[pypy-dev] your thoughts on low level optimizations
arigo at tunes.org
Thu Sep 1 19:03:39 CEST 2011
On Thu, Sep 1, 2011 at 1:59 PM, Gertjan van Zwieten
<gertjanvanzwieten at gmail.com> wrote:
> Thanks for the quick reply, this is very helpful information and in some
> ways surprising. Let me just try to confirm that I got all this correctly so
> that I am sure to draw the right conclusions.
The meta-answer first: the problem is that it's still not completely
clear to us which approach is the best. They all have benefits and
drawbacks so far...
> I was not actually aware that ctypes is considered that efficient. Does this
> apply to CPython as well?
No, that's the first messy part: ctypes code is very efficient on top
of PyPy, at least after the JIT has kicked in. It is not fast on top
> I always assumed that going by the Python API
> would be the most direct, least overhead interface possible.
By this you probably mean the "CPython API"... The difference is
important. The C-level API that you're talking about is really
CPython's. PyPy can emulate it with the cpyext module, but this
emulation is slow. Moreover, if you want to compare it with ctypes,
the PyPy JIT gets ctypes *faster* than the CPython C API can ever be
on top of CPython, because the latter needs to explicitly wrap and
unwrap the Python objects.
> Perhaps too generic, but just to fire away all my questions for anyone to
> comment on: what would be the recommended way to raise exceptions going
> through ctypes; special return values, or is there maybe a function call
> that can be intercepted?
The ctypes way to do things is to design the C library with a "normal"
C API, usable from other C programs. From that point of view the
correct thing is to return error codes, and to check them in pure
Python, after the call to the ctypes function.
> Back on topic, it surprised me, too, that RPython components are not
> modular. Do I understand correctly that this means that, after making
> modifications to the component, the entire PyPy interpreter needs to be
Yes. You should only build RPython modules if you have a specific
reason to. One example is the numpy module: we want to build it in a
special way so that the JIT can look inside and perform delayed
computations "in bulk".
> Considering the time involved that sounds like a big drawback
This is certainly a drawback, but it's not that big as it first seem.
The RPython module must simply be well-tested as normal Python code
first. Once it is complete and tested, then we translate it. It
usually takes a few attempts to fix the typing issues, but once it's
done, it usually works as expected (provided the tests were good in
the first place).
> Are there plans to allow for independently translated modules?
> Or is this somehow fundamentally impossible.
This is a question that comes back regularly. We don't have any plan,
but there have been attempts. They have been mostly unsuccessful,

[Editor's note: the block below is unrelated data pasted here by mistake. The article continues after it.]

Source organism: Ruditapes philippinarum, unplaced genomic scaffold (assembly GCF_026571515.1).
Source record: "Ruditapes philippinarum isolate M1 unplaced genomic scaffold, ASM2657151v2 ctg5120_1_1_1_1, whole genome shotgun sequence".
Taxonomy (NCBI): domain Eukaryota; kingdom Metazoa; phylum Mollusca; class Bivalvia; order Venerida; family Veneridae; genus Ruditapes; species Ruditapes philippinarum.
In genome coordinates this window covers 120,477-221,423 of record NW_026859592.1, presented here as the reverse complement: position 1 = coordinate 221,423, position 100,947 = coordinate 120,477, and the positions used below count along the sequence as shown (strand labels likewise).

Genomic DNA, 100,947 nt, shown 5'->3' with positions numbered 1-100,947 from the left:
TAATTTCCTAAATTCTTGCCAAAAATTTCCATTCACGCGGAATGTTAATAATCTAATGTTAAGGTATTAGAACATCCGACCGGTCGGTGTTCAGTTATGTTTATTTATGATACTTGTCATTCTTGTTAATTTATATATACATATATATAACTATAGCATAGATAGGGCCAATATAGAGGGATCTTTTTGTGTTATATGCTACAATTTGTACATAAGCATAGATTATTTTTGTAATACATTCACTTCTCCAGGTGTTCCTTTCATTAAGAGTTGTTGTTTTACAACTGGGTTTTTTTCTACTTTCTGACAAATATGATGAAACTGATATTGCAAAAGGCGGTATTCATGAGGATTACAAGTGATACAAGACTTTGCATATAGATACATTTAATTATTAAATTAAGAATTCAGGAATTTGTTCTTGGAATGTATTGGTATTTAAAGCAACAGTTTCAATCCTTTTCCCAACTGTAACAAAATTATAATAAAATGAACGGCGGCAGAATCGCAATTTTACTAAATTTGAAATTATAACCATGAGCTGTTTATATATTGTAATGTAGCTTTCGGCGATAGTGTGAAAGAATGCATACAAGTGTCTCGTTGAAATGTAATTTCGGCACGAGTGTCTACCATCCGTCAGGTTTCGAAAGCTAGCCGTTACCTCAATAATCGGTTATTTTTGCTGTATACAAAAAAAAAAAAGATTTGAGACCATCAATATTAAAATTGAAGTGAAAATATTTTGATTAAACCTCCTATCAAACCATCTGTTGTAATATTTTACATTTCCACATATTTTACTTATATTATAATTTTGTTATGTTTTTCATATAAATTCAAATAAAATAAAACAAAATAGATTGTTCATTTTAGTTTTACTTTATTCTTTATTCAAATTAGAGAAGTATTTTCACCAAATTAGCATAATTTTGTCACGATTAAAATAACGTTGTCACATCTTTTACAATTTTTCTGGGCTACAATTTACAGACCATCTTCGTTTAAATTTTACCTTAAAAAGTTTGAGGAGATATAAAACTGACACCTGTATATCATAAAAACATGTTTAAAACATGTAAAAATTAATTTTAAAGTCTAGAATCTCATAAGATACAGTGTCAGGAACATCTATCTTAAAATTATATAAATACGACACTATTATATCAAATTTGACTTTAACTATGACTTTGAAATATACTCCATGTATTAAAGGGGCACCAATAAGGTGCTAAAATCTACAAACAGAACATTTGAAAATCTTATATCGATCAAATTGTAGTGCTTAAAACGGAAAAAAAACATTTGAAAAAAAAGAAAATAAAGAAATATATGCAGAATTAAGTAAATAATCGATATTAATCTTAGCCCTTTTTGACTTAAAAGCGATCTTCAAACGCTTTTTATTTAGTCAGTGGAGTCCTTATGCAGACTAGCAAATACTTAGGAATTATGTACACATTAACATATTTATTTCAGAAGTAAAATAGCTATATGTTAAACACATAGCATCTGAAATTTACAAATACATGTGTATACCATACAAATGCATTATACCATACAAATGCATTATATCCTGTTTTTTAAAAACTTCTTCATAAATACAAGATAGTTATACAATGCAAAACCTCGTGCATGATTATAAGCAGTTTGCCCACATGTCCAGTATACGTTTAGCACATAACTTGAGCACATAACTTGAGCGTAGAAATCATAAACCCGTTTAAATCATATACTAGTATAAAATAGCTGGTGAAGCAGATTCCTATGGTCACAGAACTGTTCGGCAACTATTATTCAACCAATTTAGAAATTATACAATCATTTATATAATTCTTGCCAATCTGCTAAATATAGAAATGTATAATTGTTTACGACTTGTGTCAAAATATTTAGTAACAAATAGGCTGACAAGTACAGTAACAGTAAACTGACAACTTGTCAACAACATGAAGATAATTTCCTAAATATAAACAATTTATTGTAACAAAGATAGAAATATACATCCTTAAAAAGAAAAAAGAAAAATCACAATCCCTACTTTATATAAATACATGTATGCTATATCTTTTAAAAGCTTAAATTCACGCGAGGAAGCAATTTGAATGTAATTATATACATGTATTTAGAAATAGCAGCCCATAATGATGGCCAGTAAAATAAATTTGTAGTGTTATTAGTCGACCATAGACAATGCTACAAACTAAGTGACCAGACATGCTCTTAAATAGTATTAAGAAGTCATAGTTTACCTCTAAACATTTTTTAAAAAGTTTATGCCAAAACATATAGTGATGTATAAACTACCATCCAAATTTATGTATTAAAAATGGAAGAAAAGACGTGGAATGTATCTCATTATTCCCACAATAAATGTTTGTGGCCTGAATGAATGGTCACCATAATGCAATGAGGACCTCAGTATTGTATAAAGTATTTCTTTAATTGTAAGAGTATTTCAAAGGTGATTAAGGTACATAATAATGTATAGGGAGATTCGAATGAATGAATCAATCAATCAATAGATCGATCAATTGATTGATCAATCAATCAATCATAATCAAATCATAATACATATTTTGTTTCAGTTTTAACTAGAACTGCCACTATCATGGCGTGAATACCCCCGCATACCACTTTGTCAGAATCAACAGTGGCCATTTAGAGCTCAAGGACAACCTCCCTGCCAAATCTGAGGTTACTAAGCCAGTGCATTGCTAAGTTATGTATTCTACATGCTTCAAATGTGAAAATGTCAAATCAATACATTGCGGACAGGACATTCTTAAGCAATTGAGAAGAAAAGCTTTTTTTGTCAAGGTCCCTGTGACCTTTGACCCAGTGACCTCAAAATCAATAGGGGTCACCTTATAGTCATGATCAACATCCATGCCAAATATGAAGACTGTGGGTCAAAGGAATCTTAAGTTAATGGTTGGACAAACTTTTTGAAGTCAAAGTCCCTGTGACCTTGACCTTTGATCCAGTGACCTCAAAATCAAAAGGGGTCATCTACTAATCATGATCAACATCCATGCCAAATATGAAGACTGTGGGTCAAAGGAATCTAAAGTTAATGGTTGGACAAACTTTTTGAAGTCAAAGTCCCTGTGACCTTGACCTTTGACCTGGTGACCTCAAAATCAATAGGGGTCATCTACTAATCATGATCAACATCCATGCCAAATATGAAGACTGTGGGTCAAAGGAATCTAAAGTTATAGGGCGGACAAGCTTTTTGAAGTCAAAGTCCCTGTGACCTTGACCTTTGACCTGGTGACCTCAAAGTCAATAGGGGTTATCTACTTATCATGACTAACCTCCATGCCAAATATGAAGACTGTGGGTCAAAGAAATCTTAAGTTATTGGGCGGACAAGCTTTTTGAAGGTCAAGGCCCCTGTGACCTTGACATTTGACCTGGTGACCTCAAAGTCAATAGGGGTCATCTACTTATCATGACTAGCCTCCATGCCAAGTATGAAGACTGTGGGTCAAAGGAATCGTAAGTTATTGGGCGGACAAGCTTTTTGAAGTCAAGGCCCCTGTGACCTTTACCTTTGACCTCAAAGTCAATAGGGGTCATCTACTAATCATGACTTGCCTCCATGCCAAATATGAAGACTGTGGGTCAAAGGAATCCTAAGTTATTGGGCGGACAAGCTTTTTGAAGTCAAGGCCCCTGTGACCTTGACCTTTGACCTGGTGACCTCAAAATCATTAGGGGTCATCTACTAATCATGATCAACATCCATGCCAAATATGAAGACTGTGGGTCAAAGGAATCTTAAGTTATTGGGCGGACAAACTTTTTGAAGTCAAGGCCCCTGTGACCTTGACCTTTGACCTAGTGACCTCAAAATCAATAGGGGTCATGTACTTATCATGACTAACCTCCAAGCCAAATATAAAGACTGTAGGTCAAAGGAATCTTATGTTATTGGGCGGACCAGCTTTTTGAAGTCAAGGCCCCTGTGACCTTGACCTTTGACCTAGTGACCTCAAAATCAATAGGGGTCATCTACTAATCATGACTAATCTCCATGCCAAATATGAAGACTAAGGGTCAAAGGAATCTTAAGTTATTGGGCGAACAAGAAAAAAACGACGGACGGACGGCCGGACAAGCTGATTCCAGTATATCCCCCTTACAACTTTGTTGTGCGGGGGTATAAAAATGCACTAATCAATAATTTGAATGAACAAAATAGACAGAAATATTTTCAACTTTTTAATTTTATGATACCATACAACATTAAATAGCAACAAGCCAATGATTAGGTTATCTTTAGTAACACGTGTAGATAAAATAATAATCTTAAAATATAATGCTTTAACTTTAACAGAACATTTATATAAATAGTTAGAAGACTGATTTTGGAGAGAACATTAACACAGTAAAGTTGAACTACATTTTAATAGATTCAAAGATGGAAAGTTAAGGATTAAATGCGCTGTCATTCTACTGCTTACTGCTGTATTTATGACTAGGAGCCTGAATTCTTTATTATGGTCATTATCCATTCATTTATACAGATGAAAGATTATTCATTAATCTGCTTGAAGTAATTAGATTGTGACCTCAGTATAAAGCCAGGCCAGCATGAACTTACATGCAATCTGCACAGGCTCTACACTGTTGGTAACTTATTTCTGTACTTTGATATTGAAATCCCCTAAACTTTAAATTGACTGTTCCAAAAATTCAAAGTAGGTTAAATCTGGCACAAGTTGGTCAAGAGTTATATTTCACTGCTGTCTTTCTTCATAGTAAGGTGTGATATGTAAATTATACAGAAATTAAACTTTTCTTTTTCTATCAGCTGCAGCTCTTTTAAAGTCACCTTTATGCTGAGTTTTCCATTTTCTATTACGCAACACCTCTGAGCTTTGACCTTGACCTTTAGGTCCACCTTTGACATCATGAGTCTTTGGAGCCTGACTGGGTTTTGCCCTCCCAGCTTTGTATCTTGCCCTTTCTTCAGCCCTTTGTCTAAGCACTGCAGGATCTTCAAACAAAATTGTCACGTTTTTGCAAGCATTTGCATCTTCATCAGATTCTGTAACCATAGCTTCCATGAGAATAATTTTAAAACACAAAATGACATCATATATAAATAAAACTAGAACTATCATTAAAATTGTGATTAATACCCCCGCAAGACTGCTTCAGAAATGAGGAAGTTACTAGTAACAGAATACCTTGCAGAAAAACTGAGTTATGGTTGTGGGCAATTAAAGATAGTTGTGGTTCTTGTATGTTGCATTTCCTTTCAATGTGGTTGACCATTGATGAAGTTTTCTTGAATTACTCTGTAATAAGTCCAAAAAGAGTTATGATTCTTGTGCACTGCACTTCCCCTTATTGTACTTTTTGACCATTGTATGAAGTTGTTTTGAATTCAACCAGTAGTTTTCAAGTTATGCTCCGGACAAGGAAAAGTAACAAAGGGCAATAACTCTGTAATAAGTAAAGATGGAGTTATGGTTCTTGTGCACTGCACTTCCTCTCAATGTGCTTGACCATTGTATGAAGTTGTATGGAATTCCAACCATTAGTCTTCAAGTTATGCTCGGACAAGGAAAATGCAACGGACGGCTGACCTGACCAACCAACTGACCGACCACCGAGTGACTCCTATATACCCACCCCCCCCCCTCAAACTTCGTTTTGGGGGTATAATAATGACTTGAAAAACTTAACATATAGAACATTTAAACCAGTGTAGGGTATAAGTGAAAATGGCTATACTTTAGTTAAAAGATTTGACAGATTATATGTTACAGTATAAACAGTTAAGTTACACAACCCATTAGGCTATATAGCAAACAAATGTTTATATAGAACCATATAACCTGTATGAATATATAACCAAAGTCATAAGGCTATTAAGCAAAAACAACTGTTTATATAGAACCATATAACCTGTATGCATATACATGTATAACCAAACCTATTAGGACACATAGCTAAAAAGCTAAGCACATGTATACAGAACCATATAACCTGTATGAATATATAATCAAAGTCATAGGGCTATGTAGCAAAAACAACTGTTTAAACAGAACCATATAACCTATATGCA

however. From our point of view we can survive with the drawback, as
it is actually not that big, and as we don't generally recommend to
write RPython modules for everything.
> I must also admit that it is still not entirely clear to me what the precise
> differences are between translated and non-translated code, as in both
> situations the JIT compiler appears to be active. (Right? After all RPython
> is still dynamically typed).
No, precisely, RPython is not dynamically typed. It is also valid
Python, and as such, it can be run non-translated; but at the same
time, if it's valid RPython, then it can be translated together with
the rest of the interpreter, and we get a statically-typed version of
this RPython code turned into C code. This translation process works
by assuming (and to a large extent, checking) that the RPython code is
statically typed, or at least "statically typeable"...
> Is there a good text that explains these PyPy fundamentals a little bit more
> entry-level than the RPython Toolchain  reference?
The architecture overview is oldish but still up-to-date:
> Lastly, you mention SWIG of equivalent (Boost?) as alternative options.
These are not really supported so far. It may be that some SWIG
modules turn into C code that can be loaded by cpyext, but that
doesn't work for Cython, for example. The case of Cython is
instructive: Romain Guillebert is working right now on a way to take a
Cython module and emit, not C code for the CPython API, but Python
code using ctypes. This would give a way to "compile" any Cython
module to plain Python that works both of PyPy and CPython (but which
is only fast on PyPy). We haven't thought so far very deeply about
Reflex is another solution that is likely to work very nicely if you
can rewrite your C module as a C++ module and use the Reflex-provided
Python API extracted from the C++ module. Again, it's unclear if it's
the "best" path, but it's definitely one path.
> My feelings are that that approach is the most future-proof, which is my
> primary concern before efficiency.
I would say that in this case, keeping your module in C with a
C-friendly API is the most future-proof solution I can think of. That
means so far --- with today's tools --- that you need to wrap it
twice, as a CPython C extension module and as a pure Python ctypes, in
order to get good performance on both CPython and PyPy. We hope to be
able to provide better answers in the future, like "wrap it with
Cython and generate the two interfaces for CPython and PyPy
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